Those who believe that the right to life is a fundamental human right have experienced two major defeats on two continents in less than a month. On May 25, two-thirds of Ireland’s population voted to strike down a constitutional amendment protecting the right to life, paving the way for what the Irish government has promised will be one of Europe’s most aggressively pro-abortion regimes. Then last week Argentina’s Congress voted by a 129-125 margin to legalize abortion up through the fourteenth week of pregnancy (for the bill to become law, it needs to pass the Chamber of Deputies and be signed by the nation’s president).
It is clear that pro-lifers are losing the battle to save unborn human life. To emerge victorious in the long run, we need to create a social consensus that the unborn deserve the right to live, a consensus transcending political and religious divides.
The recent anti-life Irish debacle has been often presented as more evidence of Ireland’s rapid retreat from its Catholic roots since the 1990s. In Argentina, there is still hope that the Chamber of Deputies, more conservative than the Congress, might stop the legalization of abortion. But even if it does there is a strong probability that it will be an ephemeral victory: polling shows  that 60 percent of Argentines support the liberal abortion bill, almost twice as many as those who oppose it (34 percent).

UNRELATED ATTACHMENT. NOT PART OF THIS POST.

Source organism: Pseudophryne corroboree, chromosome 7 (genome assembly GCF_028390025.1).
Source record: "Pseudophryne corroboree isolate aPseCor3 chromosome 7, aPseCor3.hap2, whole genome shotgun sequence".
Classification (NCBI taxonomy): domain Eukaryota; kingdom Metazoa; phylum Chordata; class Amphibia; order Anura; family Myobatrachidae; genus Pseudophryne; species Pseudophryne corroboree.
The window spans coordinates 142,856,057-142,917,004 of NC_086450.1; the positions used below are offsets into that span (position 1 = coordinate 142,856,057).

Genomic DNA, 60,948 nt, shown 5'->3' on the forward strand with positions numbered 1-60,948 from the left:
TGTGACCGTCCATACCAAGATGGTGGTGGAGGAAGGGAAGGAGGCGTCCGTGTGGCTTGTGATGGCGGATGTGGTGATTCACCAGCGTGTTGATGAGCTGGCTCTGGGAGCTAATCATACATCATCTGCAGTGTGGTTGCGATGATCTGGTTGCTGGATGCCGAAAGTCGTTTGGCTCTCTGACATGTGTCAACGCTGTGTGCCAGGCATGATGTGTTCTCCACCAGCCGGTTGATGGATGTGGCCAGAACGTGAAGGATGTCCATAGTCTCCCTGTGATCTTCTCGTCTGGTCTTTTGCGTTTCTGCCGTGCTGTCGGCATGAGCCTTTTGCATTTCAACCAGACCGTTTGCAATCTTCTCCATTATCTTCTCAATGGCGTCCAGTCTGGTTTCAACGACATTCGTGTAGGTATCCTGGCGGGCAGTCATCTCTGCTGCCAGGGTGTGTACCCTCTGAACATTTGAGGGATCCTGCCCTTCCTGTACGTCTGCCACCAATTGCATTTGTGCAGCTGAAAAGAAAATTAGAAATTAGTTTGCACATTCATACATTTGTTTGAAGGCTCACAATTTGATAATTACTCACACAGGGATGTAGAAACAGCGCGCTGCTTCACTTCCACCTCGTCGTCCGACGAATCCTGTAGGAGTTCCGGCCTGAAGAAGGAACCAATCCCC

Furthermore, in Argentina, as in Europe or North America, pro-life forces are very closely associated with Catholicism. And Argentina is one of Latin America’s least religious countrie s. Thus an Irish-style anti-Catholic, anti-life popular rebellion there seems very likely in the not too distant future.
Internationally, the greatest weakness of the pro-life cause is its close association with Christianity and the political Right. It’s not a bad thing, of course, that churches – Catholic, Orthodox, and some Protestants (along with Orthodox Jews and some Muslims) – stand at the forefront of the battle for life. On the contrary, Christianity is once again showing evidence of its rejection of the Zeitgeist in favor of timeless values, just as it did in 1537 when slavery was a common practice during the European colonization of the Americas and Pope Paul III issued a bull prescribing excommunication for that odious practice.
Rather, the problem rests in the fact that in a pluralistic democracy, no party or leader will permanently rule. Helmut Kohl was the West German chancellor for sixteen years, but even his grip on power eventually ended. I was happy when President Trump rescinded the Mexico City policy and enacted other pro-life policies. But Trump too won’t last forever.
In the United States and in many countries, someone’s stance on abortion is strongly tied to political affiliation and religion. In recent decades, this has become even more pronounced. The number of pro-life Democrats in Congress, for example, is in the single digits today, compared to more than 100 in the 1970s . For pro-life legislation to be irreversible, a certain consensus has to be created.